Explosive situation

THERE are serious lessons to be learnt from the recent explosion in Sharjah caused by leaking gas cylinders, lessons that could make the difference between life and death.


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Published: Sun 22 May 2005, 11:05 AM

Last updated: Thu 2 Apr 2015, 8:29 PM

There is tendency by landlords in the emirates to lease the ground floor to restaurants who consume anywhere between six-ten cylinders every 15 days. Besides restaurants becoming a breeding ground for cockroaches and ants, the inherent risk of exposing residents of the building and the surrounding ones to a gas leak that could result in a blast — like the one that ripped through the China Garden Restaurant last week — is very real.

A law banning restaurants, hole-in-the-wall cafeterias and stand alone shawarma stalls from residential buildings should be given serious thought. Almost every building has one or two and the worst effected are the ones where sweetmeats are made and no matter how strict the standards of cleanliness are, sweets oozing sugar draw ants, cockroaches and other pests and before you can blink an eyelid, they are crawling up the drainpipes of the building and making themselves at home in the kitchen.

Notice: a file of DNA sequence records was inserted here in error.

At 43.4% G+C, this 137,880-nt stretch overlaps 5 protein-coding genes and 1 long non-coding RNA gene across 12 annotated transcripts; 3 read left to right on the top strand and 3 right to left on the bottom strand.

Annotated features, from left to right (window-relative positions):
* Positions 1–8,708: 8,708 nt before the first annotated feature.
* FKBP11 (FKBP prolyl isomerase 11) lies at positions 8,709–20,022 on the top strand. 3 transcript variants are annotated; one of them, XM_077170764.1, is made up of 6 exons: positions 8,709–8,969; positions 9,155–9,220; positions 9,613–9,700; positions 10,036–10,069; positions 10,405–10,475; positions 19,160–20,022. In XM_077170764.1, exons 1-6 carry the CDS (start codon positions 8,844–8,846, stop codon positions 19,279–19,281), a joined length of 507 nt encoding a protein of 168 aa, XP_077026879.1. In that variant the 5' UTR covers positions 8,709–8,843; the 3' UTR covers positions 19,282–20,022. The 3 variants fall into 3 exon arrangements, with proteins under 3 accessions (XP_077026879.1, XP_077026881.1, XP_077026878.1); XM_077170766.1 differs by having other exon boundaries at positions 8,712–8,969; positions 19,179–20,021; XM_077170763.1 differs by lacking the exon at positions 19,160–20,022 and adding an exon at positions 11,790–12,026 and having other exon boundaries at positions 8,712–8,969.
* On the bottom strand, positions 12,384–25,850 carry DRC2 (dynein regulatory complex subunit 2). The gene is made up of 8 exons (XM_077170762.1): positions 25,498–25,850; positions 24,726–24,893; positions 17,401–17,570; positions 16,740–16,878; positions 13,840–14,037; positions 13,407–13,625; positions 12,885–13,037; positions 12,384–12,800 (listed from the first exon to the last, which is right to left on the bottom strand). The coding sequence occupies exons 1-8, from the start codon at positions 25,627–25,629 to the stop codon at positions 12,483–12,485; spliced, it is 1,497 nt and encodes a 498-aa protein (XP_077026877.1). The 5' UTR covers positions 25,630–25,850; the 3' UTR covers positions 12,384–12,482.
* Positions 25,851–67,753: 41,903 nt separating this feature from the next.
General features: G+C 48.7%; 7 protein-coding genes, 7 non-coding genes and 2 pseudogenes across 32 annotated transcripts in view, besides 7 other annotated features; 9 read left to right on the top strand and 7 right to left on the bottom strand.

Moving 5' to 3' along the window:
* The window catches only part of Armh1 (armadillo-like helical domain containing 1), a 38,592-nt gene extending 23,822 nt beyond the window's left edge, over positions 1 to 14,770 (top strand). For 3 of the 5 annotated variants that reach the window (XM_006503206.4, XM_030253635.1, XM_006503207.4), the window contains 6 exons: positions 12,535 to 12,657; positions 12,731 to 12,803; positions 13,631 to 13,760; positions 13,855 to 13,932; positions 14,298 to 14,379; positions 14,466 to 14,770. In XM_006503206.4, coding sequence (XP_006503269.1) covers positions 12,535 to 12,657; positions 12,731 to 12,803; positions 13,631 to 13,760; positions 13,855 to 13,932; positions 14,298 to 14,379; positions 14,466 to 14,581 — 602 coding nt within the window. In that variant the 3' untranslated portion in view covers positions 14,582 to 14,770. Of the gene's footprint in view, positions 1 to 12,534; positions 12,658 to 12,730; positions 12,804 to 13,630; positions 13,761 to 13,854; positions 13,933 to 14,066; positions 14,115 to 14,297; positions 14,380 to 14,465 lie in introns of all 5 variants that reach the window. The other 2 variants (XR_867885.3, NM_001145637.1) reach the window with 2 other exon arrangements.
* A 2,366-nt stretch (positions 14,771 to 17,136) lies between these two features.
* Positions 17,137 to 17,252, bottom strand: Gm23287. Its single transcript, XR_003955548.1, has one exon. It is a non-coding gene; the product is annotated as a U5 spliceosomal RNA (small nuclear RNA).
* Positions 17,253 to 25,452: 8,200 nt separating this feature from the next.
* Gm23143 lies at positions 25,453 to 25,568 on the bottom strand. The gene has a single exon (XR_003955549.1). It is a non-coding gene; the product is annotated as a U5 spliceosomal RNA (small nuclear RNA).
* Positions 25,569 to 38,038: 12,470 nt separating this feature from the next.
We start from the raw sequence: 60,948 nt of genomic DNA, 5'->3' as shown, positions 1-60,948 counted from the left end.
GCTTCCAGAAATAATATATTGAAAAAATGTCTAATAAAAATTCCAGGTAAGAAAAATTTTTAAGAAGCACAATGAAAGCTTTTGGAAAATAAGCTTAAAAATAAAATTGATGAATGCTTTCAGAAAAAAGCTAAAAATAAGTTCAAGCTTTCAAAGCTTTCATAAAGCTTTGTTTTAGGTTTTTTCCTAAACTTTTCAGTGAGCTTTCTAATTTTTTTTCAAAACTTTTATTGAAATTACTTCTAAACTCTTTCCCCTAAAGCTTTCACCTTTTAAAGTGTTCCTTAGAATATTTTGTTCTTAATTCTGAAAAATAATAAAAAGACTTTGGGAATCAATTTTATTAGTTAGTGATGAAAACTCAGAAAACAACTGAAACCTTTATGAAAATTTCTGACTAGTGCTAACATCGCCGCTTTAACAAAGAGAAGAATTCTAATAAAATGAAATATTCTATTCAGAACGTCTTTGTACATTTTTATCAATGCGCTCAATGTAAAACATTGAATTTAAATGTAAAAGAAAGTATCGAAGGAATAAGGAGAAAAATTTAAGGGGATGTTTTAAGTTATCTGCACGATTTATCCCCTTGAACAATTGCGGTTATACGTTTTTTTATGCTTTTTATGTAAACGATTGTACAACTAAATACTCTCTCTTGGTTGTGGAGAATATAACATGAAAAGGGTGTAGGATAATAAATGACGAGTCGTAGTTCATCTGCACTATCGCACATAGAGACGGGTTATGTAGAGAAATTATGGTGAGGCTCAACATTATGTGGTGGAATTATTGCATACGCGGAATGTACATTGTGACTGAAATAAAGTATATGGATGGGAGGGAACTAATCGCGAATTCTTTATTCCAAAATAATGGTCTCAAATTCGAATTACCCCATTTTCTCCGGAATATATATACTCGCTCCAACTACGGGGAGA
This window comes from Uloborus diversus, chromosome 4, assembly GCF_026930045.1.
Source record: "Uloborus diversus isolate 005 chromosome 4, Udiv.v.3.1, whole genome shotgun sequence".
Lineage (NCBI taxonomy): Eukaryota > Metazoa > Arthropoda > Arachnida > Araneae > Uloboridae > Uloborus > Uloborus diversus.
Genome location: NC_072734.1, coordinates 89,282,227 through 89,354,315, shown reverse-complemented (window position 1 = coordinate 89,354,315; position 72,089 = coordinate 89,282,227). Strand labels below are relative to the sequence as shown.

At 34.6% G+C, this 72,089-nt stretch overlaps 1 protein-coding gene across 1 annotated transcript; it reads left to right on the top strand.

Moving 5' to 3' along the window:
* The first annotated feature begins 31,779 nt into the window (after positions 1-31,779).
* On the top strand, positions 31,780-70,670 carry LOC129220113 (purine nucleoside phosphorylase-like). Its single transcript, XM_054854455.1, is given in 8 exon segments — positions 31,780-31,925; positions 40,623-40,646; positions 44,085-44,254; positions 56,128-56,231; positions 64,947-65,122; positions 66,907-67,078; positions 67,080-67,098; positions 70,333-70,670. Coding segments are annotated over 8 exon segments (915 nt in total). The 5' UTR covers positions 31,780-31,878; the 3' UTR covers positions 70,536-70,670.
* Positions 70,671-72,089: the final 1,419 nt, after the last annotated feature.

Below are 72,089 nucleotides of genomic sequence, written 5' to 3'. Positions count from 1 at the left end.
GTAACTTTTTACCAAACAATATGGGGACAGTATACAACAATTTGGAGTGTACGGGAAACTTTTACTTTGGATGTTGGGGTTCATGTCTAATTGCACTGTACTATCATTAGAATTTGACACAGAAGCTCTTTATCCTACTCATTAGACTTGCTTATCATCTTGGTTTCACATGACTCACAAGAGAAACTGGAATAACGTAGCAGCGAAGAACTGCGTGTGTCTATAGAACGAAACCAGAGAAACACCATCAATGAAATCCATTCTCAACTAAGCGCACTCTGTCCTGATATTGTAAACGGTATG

The loading and unloading of these gas cylinders is another neglected aspect. Many of them do not even take the basic precaution of attaching rubber rings at the base of the cylinder. Besides the the loud clanging noise the cylinders make while being roughly taken down from the vans and shattering the peace of the early morning, the probability that the friction caused when the cylinder slams the ground resulting in a spark that could ignite the gas cannot be ruled out. In the rush to load and unload, these basic precautions are often overlooked by the workers and nobody objects till it’s too late and a ‘big bang’ takes place.

Must we wait for another explosion before we act?

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